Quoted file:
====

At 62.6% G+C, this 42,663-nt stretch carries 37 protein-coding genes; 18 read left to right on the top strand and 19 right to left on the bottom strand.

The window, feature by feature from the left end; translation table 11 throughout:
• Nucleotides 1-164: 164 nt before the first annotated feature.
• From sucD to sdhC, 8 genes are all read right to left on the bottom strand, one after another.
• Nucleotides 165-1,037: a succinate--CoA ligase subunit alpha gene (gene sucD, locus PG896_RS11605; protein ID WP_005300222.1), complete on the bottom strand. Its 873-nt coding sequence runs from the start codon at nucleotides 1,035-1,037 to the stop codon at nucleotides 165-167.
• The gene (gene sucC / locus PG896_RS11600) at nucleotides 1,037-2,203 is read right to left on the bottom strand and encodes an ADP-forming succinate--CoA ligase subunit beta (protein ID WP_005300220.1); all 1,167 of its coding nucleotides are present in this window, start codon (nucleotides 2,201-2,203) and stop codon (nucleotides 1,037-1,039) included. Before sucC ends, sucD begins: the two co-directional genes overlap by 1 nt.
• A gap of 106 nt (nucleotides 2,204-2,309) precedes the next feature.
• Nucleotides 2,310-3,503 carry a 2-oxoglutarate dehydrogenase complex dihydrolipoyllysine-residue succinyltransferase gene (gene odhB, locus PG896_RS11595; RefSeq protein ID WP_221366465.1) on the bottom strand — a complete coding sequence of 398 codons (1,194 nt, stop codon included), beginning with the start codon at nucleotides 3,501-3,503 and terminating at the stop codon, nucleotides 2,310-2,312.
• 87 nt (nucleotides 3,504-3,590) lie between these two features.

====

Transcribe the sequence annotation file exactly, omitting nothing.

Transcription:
At 62.6% G+C, this 42,663-nt stretch carries 37 protein-coding genes; 18 read left to right on the top strand and 19 right to left on the bottom strand.

The window, feature by feature from the left end; translation table 11 throughout:
• Nucleotides 1-164: 164 nt before the first annotated feature.
• From sucD to sdhC, 8 genes are all read right to left on the bottom strand, one after another.
• Nucleotides 165-1,037: a succinate--CoA ligase subunit alpha gene (gene sucD, locus PG896_RS11605; protein ID WP_005300222.1), complete on the bottom strand. Its 873-nt coding sequence runs from the start codon at nucleotides 1,035-1,037 to the stop codon at nucleotides 165-167.
• The gene (gene sucC / locus PG896_RS11600) at nucleotides 1,037-2,203 is read right to left on the bottom strand and encodes an ADP-forming succinate--CoA ligase subunit beta (protein ID WP_005300220.1); all 1,167 of its coding nucleotides are present in this window, start codon (nucleotides 2,201-2,203) and stop codon (nucleotides 1,037-1,039) included. Before sucC ends, sucD begins: the two co-directional genes overlap by 1 nt.
• A gap of 106 nt (nucleotides 2,204-2,309) precedes the next feature.
• Nucleotides 2,310-3,503 carry a 2-oxoglutarate dehydrogenase complex dihydrolipoyllysine-residue succinyltransferase gene (gene odhB, locus PG896_RS11595; RefSeq protein ID WP_221366465.1) on the bottom strand — a complete coding sequence of 398 codons (1,194 nt, stop codon included), beginning with the start codon at nucleotides 3,501-3,503 and terminating at the stop codon, nucleotides 2,310-2,312.
• 87 nt (nucleotides 3,504-3,590) lie between these two features.